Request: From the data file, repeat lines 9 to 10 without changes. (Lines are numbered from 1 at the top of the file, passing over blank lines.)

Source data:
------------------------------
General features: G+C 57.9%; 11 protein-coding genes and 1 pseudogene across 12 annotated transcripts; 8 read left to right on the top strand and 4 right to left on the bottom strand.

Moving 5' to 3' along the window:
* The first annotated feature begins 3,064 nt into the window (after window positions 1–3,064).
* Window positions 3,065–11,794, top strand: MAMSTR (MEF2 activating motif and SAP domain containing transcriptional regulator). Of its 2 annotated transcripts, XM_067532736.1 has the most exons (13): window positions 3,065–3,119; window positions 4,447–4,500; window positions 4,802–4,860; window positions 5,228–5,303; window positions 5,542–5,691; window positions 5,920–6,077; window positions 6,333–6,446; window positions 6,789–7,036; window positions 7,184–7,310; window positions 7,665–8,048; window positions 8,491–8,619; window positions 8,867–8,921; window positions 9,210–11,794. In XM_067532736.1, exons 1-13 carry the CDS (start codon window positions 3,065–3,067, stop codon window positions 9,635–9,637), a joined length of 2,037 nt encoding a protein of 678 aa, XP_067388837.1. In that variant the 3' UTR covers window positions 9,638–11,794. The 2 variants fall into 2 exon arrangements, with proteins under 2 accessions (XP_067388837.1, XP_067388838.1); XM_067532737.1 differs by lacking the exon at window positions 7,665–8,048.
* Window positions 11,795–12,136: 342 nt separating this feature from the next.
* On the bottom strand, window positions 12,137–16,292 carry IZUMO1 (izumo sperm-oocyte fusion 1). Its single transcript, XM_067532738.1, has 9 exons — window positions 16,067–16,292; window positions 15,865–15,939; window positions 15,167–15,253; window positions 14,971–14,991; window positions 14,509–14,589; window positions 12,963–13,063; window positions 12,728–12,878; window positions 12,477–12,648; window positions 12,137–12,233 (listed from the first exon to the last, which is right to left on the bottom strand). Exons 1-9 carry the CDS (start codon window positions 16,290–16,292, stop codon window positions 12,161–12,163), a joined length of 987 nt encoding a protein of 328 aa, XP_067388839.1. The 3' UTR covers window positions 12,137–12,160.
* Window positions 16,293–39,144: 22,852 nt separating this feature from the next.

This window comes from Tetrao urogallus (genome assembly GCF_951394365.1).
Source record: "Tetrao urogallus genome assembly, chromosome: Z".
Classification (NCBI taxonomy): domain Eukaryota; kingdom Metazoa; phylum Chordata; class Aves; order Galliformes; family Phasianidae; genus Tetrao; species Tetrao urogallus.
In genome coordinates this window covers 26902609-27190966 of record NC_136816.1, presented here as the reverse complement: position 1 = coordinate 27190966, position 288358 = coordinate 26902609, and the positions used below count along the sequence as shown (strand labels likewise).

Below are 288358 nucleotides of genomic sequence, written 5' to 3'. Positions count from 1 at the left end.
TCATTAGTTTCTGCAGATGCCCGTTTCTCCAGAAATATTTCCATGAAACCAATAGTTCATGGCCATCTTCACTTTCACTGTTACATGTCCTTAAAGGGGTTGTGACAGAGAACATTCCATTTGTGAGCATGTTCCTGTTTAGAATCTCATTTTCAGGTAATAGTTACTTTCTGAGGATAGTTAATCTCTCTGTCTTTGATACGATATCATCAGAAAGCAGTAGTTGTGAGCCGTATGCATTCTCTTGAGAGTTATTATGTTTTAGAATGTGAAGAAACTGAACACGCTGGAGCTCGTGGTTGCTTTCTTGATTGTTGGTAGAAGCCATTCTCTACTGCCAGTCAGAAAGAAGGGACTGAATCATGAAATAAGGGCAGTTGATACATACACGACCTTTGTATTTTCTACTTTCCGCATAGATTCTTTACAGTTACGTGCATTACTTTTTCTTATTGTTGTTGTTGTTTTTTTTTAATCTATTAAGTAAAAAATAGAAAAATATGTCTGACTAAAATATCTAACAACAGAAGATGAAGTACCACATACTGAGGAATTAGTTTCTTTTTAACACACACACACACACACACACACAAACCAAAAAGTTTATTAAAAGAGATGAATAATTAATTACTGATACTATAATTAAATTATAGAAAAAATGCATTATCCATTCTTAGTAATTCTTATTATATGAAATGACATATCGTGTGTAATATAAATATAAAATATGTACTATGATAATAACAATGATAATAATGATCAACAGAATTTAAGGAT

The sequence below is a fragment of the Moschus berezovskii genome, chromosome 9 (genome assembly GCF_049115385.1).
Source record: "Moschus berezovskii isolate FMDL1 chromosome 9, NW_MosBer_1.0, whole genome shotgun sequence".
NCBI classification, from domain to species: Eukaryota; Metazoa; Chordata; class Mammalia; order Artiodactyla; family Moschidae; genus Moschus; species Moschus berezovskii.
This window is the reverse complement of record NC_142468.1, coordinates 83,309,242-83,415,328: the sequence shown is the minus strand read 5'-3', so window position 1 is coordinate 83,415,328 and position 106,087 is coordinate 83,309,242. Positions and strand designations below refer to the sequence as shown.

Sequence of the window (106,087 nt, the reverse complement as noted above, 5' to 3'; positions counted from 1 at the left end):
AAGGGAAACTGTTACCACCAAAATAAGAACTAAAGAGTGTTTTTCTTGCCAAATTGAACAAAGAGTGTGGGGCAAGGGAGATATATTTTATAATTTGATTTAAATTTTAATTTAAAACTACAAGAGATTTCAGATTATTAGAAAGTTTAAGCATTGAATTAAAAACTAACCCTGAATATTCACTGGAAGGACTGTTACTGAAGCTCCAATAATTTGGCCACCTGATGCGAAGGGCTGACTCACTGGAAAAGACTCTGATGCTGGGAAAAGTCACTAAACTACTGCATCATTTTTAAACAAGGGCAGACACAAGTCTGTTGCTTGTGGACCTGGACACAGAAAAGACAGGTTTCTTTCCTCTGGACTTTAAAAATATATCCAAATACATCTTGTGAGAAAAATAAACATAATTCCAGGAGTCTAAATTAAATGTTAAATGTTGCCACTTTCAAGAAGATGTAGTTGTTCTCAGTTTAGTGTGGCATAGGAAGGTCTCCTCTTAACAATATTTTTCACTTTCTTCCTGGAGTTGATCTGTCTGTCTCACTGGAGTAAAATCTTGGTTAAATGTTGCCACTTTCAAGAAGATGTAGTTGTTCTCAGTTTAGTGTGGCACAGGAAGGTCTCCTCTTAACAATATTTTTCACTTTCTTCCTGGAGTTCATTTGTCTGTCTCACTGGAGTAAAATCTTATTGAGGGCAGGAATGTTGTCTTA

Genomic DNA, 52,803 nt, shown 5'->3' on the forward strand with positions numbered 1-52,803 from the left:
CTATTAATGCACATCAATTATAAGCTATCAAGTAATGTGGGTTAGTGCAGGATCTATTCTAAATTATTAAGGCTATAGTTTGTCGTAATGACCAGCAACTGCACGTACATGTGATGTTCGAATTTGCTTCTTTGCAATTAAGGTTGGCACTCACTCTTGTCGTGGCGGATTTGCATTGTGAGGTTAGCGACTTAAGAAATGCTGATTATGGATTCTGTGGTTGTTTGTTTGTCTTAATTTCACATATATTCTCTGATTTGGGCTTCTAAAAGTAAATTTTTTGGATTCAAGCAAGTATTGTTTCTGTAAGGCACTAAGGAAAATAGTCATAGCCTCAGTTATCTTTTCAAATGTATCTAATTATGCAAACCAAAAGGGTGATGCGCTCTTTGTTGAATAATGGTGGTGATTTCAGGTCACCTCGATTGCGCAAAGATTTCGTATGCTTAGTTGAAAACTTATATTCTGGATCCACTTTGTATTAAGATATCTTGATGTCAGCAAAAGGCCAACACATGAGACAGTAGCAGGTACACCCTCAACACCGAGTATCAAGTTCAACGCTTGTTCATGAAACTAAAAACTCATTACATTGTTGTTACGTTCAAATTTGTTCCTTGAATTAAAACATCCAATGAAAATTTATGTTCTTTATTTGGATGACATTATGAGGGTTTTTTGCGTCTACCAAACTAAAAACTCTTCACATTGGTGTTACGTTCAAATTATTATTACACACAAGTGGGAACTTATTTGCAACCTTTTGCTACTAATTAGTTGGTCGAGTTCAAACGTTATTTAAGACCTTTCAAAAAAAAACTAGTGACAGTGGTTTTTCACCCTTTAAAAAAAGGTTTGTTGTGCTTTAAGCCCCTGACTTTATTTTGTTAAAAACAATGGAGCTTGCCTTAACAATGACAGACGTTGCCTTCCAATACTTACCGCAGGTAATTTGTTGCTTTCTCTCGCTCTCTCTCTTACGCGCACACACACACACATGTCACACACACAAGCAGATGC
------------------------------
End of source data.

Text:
Source record: "Tetrao urogallus genome assembly, chromosome: Z".
Classification (NCBI taxonomy): domain Eukaryota; kingdom Metazoa; phylum Chordata; class Aves; order Galliformes; family Phasianidae; genus Tetrao; species Tetrao urogallus.